Association between prenatal psychological stress and oxidative stress during pregnancy

Stephanie M. Eick, Emily S. Barrett, Thomas J. van ‘t Erve, Ruby H.N. Nguyen, Nicole R. Bush, Ginger Milne, Shanna H. Swan, Kelly K. Ferguson

Research output: Contribution to journalArticlepeer-review

32 Scopus citations


Background: Prenatal psychological stress during pregnancy has been associated with adverse reproductive outcomes. A growing animal literature supports an association between psychological stress and oxidative stress. We assessed this relationship in pregnant women, hypothesising that psychological stress is associated with higher concentrations of oxidative stress biomarkers during pregnancy. Methods: Psychosocial status and stressful life events (SLE) were self-reported. 8-iso-prostaglandin F (8-iso-PGF) was measured as a biomarker of oxidative stress in urine samples at median 32 weeks’ gestation. We examined SLEs individually (ever vs never) and in summary (any vs none) and psychosocial status as measured by individual subscales and in summary (poor vs good). Linear models estimated associations between these parameters and urinary 8-iso-PGF concentrations after adjusting for covariates. Results: The geometric mean of 8-iso-PGF was significantly higher among pregnant women who were non-White, smokers, had less than a college education, higher pre-pregnancy BMI and were unmarried. Having ever had a death in the family (n = 39) during pregnancy was associated with a 22.9% increase in 8-iso-PGF in unadjusted models (95% confidence interval [CI] 1.50, 48.8). Poor psychosocial status was associated with a 13.1% (95% CI 2.43, 25.0) greater mean 8-iso-PGF in unadjusted analyses. Associations were attenuated, but remained suggestive, after covariate adjustment. Conclusions: These data suggest that 8-iso-PGF is elevated in pregnant women with who are at a sociodemographic disadvantage and who have higher psychological stress in pregnancy. Previous studies have observed that 8-iso-PGF levels are associated with adverse birth outcomes, oxidative stress could be a mediator in these relationships.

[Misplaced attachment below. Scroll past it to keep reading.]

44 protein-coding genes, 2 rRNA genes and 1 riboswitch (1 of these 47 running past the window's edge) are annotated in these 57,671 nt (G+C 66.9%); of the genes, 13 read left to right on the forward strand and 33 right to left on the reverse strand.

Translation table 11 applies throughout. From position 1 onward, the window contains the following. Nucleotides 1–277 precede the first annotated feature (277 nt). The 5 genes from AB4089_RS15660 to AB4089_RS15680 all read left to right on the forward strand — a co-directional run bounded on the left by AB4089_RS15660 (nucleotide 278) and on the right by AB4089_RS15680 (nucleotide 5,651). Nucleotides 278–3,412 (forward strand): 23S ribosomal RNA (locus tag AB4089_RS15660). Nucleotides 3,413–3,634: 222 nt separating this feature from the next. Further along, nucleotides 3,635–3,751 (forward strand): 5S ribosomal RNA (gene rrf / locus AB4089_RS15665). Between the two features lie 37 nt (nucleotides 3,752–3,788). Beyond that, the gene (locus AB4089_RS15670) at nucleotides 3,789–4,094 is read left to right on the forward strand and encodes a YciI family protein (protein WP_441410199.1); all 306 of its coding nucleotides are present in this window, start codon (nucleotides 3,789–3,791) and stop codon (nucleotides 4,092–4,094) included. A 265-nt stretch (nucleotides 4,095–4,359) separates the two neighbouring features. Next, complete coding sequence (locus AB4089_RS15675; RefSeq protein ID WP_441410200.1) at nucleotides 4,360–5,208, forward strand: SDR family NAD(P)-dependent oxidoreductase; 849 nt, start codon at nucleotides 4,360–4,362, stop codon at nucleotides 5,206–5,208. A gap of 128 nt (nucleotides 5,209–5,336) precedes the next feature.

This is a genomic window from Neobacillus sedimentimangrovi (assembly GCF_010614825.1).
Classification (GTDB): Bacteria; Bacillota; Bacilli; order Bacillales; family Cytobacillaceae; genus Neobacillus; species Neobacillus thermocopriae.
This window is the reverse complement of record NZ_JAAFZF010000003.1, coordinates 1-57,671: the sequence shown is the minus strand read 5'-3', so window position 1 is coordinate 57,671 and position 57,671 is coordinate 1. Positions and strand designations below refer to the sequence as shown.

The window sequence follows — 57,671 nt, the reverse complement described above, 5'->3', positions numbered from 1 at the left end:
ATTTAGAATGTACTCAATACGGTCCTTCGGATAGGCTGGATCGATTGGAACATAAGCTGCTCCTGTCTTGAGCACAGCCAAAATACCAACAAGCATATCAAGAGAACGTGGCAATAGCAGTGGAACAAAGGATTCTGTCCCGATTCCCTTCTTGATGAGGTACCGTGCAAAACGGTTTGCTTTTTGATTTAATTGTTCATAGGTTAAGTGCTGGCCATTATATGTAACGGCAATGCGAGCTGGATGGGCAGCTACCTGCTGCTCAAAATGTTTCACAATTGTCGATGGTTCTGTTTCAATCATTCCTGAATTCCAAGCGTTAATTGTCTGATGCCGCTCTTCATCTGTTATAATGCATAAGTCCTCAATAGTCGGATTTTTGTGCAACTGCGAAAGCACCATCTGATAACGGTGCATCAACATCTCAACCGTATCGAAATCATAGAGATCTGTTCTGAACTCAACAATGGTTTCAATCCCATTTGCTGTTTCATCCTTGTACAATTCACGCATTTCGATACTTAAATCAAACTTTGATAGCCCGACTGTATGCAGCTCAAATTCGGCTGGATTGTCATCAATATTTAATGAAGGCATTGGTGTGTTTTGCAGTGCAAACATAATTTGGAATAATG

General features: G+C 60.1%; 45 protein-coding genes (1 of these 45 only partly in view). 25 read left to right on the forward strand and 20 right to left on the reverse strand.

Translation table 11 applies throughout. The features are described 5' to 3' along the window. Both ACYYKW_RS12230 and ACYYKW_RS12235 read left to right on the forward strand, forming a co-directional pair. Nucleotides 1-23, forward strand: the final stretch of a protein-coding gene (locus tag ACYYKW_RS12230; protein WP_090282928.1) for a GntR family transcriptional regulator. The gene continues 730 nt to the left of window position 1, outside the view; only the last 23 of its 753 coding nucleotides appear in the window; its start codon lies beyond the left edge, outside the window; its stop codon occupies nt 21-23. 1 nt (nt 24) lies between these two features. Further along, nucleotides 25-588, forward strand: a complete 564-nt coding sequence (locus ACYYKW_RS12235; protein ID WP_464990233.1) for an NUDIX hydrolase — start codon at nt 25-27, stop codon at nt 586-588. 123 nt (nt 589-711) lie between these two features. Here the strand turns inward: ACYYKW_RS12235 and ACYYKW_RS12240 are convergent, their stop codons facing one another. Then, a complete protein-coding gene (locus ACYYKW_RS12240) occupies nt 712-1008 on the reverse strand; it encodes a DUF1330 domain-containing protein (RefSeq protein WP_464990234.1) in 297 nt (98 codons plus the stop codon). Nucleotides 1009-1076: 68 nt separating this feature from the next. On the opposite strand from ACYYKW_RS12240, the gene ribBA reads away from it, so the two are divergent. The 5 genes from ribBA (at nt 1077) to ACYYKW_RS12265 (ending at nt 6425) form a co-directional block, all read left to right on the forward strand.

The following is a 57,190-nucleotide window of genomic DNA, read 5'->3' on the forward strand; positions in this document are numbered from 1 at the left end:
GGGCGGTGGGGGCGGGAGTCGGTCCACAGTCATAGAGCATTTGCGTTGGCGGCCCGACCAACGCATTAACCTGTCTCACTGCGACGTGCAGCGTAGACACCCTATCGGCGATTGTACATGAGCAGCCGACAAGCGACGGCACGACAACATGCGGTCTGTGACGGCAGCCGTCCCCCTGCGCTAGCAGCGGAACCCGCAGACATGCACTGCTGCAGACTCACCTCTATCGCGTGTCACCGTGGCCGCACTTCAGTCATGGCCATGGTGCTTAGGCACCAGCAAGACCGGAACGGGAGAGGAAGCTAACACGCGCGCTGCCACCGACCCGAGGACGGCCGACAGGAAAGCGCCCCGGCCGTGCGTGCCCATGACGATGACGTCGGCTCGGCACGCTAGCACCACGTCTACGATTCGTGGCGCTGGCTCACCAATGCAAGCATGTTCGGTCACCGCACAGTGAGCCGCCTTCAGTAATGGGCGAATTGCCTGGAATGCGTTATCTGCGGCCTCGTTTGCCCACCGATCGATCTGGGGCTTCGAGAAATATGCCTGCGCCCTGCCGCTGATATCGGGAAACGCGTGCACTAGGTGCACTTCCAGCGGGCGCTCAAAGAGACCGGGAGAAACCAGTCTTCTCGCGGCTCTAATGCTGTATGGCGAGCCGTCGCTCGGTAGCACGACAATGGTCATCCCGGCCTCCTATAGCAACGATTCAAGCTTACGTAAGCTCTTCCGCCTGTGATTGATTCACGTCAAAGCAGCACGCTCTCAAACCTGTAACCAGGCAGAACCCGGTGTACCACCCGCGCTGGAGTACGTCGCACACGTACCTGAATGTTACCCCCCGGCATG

Original languageEnglish (US)
Pages (from-to)318-326
Number of pages9
JournalPaediatric and perinatal epidemiology
Issue number4
StatePublished - Jul 2018

Bibliographical note

Publisher Copyright:
© 2018 John Wiley & Sons Ltd


  • oxidative stress
  • pregnancy
  • socio-economic status
  • stress


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